Misse Ngoh goes on in Prostitute in Nkongsamba enchanting style to lash out at morality where such women prostitutes are often beguiled by the new processes of modernity. This is deplored in the next chorus: Wus kan man be lie you say akwara di get money? Sotey you go leave your husband, you go fala akwara! You go leave Prostitute in Nkongsamba husband, you go fala akwara! What type of man lied to you that a prostitute can get money become rich?

Until you left your husband to pursue prostitution! You left your husband to pursue prostitution! They found that rural women are characterised by low modernity scores while urban women participating in city marketing are characterised by higher modernity scores. The latter are very similar to a group of women often widows in Cameroon who, instead of choosing prostitution, engage in their own entrepreneurial activity know as buyam sellam, meaning buying and selling.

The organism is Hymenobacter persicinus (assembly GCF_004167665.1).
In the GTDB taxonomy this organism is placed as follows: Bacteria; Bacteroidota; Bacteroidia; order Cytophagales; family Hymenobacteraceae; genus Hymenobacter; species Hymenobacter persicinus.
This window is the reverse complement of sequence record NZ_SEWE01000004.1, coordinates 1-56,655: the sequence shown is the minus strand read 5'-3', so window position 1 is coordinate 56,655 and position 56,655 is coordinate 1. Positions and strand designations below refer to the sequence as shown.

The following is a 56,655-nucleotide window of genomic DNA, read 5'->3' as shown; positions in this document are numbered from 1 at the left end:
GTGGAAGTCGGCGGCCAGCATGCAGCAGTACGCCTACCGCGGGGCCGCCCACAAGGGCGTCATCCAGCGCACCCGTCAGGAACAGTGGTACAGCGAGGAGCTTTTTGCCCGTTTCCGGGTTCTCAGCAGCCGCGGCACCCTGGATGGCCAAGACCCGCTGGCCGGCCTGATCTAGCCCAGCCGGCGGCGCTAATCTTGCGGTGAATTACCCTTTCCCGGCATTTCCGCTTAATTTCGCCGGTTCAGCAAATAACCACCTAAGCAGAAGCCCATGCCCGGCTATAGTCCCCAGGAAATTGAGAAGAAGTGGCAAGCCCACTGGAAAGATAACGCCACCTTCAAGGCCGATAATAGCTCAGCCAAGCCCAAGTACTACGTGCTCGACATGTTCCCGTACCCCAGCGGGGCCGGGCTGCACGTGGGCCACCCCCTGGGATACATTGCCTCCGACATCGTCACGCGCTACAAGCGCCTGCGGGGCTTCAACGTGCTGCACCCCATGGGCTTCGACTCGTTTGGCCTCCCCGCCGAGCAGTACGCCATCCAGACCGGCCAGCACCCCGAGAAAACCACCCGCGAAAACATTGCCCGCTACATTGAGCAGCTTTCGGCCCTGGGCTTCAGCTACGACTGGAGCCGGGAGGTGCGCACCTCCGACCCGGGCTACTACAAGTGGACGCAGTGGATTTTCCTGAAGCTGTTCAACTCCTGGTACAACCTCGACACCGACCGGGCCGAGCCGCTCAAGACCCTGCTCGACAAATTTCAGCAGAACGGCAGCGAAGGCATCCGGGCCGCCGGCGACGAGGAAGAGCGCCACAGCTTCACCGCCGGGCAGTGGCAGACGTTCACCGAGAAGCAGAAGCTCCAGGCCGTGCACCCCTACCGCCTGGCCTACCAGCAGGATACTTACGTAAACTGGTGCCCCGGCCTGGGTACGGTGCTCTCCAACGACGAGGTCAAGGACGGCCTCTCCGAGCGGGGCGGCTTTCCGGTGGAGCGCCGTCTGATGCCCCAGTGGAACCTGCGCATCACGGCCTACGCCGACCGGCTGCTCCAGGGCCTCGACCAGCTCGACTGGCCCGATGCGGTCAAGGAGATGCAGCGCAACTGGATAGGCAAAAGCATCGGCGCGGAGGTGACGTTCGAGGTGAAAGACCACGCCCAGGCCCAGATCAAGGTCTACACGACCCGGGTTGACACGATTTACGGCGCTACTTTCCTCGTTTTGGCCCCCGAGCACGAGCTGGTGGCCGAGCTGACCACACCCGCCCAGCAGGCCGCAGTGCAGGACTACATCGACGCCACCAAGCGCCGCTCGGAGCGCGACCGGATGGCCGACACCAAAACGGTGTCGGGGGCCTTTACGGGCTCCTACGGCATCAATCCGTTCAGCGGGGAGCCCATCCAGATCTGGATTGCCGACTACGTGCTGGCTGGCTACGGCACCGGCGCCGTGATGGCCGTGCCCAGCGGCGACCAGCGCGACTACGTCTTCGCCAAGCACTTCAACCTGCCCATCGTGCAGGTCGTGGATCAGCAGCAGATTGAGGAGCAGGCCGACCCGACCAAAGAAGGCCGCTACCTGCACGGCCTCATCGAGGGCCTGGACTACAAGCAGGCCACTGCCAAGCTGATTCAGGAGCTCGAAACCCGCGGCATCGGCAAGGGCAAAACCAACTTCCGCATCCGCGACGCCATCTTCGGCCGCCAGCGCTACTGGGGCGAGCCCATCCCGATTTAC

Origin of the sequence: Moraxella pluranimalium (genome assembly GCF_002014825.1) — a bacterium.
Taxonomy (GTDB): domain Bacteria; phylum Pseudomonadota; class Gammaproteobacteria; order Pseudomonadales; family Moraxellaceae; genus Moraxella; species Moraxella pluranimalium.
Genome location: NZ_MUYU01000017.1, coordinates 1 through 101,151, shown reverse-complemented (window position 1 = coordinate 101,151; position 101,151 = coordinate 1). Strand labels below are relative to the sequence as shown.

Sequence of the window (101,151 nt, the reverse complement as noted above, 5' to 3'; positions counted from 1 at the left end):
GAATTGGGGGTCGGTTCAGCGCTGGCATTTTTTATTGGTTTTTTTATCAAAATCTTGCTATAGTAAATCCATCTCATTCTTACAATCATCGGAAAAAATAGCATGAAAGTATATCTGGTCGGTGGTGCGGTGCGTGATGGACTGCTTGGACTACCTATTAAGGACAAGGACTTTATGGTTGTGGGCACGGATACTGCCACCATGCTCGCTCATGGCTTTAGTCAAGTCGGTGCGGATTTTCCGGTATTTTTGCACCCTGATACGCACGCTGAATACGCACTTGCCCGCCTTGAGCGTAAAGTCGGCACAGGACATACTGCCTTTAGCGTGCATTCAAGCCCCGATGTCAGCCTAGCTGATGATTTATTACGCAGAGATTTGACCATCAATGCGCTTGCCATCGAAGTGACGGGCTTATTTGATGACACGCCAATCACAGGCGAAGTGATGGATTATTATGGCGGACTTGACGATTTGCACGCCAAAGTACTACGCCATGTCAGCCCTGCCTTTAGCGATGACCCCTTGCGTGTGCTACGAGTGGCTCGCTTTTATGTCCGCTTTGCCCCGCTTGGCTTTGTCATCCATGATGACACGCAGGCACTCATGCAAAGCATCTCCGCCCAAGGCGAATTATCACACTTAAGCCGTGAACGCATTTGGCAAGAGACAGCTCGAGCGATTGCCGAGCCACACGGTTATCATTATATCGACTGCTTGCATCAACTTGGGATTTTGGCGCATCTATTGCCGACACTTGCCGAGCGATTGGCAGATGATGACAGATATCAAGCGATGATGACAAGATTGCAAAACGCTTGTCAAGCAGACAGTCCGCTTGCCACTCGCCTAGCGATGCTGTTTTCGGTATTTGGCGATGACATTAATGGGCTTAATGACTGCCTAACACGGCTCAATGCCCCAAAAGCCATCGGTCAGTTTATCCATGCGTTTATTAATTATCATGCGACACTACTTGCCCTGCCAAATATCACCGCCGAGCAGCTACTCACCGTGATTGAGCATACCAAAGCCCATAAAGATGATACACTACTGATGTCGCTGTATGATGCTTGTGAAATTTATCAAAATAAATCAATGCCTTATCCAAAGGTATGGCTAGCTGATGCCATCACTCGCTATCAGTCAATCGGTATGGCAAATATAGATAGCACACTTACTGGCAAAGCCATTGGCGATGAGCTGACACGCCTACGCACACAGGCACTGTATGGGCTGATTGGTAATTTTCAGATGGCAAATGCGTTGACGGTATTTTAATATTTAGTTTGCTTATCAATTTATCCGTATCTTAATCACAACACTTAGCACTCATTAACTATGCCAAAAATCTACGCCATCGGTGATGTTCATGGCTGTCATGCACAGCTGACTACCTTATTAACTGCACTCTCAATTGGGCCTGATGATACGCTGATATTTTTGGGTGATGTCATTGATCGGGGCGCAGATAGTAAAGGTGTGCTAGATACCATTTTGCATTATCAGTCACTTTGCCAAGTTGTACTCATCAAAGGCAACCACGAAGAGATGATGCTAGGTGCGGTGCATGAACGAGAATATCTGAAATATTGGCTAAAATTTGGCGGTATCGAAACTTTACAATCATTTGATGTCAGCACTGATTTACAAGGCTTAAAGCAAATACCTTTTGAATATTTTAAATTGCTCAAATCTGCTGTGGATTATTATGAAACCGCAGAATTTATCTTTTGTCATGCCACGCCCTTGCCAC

Any woman who predominantly indulges in such a profession is known as a buyam sellam woman. They buy Prostitute in Nkongsamba such as plantains, bananas, vegetables and fruit directly from farmers in rural areas and sell them in the urban centres. One of the buyam sellams had this to say: That is I buy food items like corn, beans, groundnuts peanuts from distant markets and sell in the central local market. But from the profit I am making, I will gradually build up my own capital.

I am so grateful to the initiators of this program. The interesting point here is to imagine the contrast in livelihood among urban residents, in this case the women. The contrast further throws light on free women as seen in the archetypal Mary of Misse Ngoh and women who embark on their own creative and entrepreneurial fulfilments as wealth accumulation strategies.